It has become obvious that advertising is designed to influence children. Advertising has an impact on their needs, their desire and their requests. How has it evolved in this way and what are the reasons of this interest for such a young audience? How can we define advertising? Advertising is an element of what we call the commercial communication. Different to marketing, which is defined as a strategy, advertising is a vehicle and a tool for sending a specific message to the target audience. Advertising is designed to inform about a product or service. To accomplish this goal, advertisers need to target the right people for the right product. They work on fulfilling conscious or unconscious needs that could arise in the minds of the consumers. According to the article 1 of the Television without Frontiers Directive, television shall not cause moral or physical detriment to minors, and shall therefore comply with the following criteria: a) it shall not directly exhort minors to buy a product or a service by exploiting their inexperience and credulity; b) it shall not directly encourage minors to persuade their parents or others to purchase the goods or services advertised; c) it shall not exploit the special trust minors place in parents, teachers or others persons; d) it shall not unreasonably show minors in dangerous situations.
[...] Over the time they have taken advantage of this situation by imposing advertising spots during the shows dedicated to children. They can easily reach their target because these programs are very specific. During cartoons you will very often see a spot about a particular toy or video game. Sectors such as the car industry or the house equipment are more and more present during show for kids. Children are giving their opinion on the choices of their parents in different domains, brands are aware of this new behavior. [...]
[...] Until now, each state is free to take its own decisions on the issue of regulating advertising aimed to children. We can see that great efforts can still be engaged for the upcoming years. The problem with advertising is that all techniques to get round the law are used. They play on the subtlety of the word used in legal texts to distort the original regulation. When the European directive mentions that advertising “shall not directly encourage minors to persuade their parents or others to purchase the goods or services advertised”, the announcer modify the message enough to avoid using encouraging and persuasive terms. [...]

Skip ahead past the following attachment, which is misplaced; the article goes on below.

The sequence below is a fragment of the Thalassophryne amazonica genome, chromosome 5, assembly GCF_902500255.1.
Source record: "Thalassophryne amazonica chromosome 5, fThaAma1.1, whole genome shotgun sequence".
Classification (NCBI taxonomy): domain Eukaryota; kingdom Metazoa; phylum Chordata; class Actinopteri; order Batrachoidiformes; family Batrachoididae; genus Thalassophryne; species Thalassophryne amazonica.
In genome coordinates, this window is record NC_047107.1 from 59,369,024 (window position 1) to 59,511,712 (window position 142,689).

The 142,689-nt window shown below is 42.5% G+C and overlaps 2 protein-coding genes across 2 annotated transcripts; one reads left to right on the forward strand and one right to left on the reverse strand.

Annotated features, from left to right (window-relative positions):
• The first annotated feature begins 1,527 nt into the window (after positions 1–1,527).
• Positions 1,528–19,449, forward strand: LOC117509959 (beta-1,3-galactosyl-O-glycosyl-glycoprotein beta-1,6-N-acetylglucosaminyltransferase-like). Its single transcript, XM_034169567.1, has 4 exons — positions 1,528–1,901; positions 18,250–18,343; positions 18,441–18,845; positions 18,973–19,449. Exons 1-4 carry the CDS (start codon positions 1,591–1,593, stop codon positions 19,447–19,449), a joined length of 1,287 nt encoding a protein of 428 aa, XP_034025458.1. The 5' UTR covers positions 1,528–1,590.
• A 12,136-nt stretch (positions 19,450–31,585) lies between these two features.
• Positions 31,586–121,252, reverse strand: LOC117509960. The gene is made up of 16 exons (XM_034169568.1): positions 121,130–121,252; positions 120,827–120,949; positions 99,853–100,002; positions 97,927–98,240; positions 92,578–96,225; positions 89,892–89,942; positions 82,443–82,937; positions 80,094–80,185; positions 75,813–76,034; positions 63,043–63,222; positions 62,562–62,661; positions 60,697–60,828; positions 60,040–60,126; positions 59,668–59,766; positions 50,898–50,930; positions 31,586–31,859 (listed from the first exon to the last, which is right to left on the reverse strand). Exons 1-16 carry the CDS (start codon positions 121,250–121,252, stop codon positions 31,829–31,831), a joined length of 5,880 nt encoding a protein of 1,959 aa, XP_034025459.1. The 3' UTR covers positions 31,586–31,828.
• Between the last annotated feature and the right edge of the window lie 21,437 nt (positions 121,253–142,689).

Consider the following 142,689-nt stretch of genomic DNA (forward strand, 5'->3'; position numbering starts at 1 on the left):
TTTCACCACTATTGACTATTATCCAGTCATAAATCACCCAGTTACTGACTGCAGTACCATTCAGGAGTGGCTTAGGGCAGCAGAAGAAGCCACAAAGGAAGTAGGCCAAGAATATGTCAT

[...] The advertising around food broadcasted during children TV-shows are often promoting “junk food”. All the goods are extremely sweet and contain high doses of fat. Only of the ads for food are boasting healthy feeding. In France, the government has imposed since February 2007 to all announcers to mention the message "avoid snacking between meals" or "for your health avoid eating too much fat, too sweet, too salty." When brands communicate on food, they have to tell to the TV-watchers that nibbling is not healthy or that people should avoid fattening, sugary, salty foods. [...]
[...] Internet is more difficult to access for children. Usually they do not have the knowledge sufficient to type in the website address. They will always need help from an adult, who can the content and the nature of the website. This will prevent the kid from watching ads that are not studied for him/her. As parents have less time to take care of their children, the outside activities have become rare. Television has taken more and more importance in the everyday life of a child. [...]
[...] For example, Sweden and Norway prohibit advertising that targets children. Some European countries don't allow children programs to be sponsored by brands. In several countries advertisement cannot be aimed at children under the age of twelve, and it is forbidden to put on air a spot five minutes before or after children's shows. We will now study 4 different cases to see how differences can arise. Our analysis is based on the document: Action Consummation "Children and Advertizing - between regulation and self-discipline United States of America American children spent four to five hours watching TV every day (compared to 2.5 hours for French children). [...]
using our reader.